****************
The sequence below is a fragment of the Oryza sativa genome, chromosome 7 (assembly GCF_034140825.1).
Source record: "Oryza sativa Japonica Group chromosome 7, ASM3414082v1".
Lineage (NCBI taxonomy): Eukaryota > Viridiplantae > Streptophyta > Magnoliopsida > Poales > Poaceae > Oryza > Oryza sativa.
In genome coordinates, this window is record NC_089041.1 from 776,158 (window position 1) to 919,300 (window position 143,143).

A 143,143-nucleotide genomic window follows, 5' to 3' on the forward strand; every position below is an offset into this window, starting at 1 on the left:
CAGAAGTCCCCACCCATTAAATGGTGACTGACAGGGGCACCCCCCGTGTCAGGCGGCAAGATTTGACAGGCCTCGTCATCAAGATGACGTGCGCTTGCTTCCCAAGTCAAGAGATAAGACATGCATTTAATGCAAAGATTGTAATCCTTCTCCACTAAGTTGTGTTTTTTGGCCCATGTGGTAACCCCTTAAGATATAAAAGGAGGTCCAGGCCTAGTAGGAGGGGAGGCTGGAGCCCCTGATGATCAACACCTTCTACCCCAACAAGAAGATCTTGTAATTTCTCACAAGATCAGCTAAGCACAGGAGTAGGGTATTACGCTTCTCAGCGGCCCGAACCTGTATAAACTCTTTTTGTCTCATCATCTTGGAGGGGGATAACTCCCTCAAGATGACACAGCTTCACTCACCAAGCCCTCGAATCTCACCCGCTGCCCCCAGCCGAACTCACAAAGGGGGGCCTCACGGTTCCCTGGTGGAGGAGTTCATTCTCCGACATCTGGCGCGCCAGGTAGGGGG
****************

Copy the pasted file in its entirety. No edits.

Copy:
The sequence below is a fragment of the Oryza sativa genome, chromosome 7 (assembly GCF_034140825.1).
Source record: "Oryza sativa Japonica Group chromosome 7, ASM3414082v1".
Lineage (NCBI taxonomy): Eukaryota > Viridiplantae > Streptophyta > Magnoliopsida > Poales > Poaceae > Oryza > Oryza sativa.
In genome coordinates, this window is record NC_089041.1 from 776,158 (window position 1) to 919,300 (window position 143,143).

A 143,143-nucleotide genomic window follows, 5' to 3' on the forward strand; every position below is an offset into this window, starting at 1 on the left:
CAGAAGTCCCCACCCATTAAATGGTGACTGACAGGGGCACCCCCCGTGTCAGGCGGCAAGATTTGACAGGCCTCGTCATCAAGATGACGTGCGCTTGCTTCCCAAGTCAAGAGATAAGACATGCATTTAATGCAAAGATTGTAATCCTTCTCCACTAAGTTGTGTTTTTTGGCCCATGTGGTAACCCCTTAAGATATAAAAGGAGGTCCAGGCCTAGTAGGAGGGGAGGCTGGAGCCCCTGATGATCAACACCTTCTACCCCAACAAGAAGATCTTGTAATTTCTCACAAGATCAGCTAAGCACAGGAGTAGGGTATTACGCTTCTCAGCGGCCCGAACCTGTATAAACTCTTTTTGTCTCATCATCTTGGAGGGGGATAACTCCCTCAAGATGACACAGCTTCACTCACCAAGCCCTCGAATCTCACCCGCTGCCCCCAGCCGAACTCACAAAGGGGGGCCTCACGGTTCCCTGGTGGAGGAGTTCATTCTCCGACATCTGGCGCGCCAGGTAGGGGG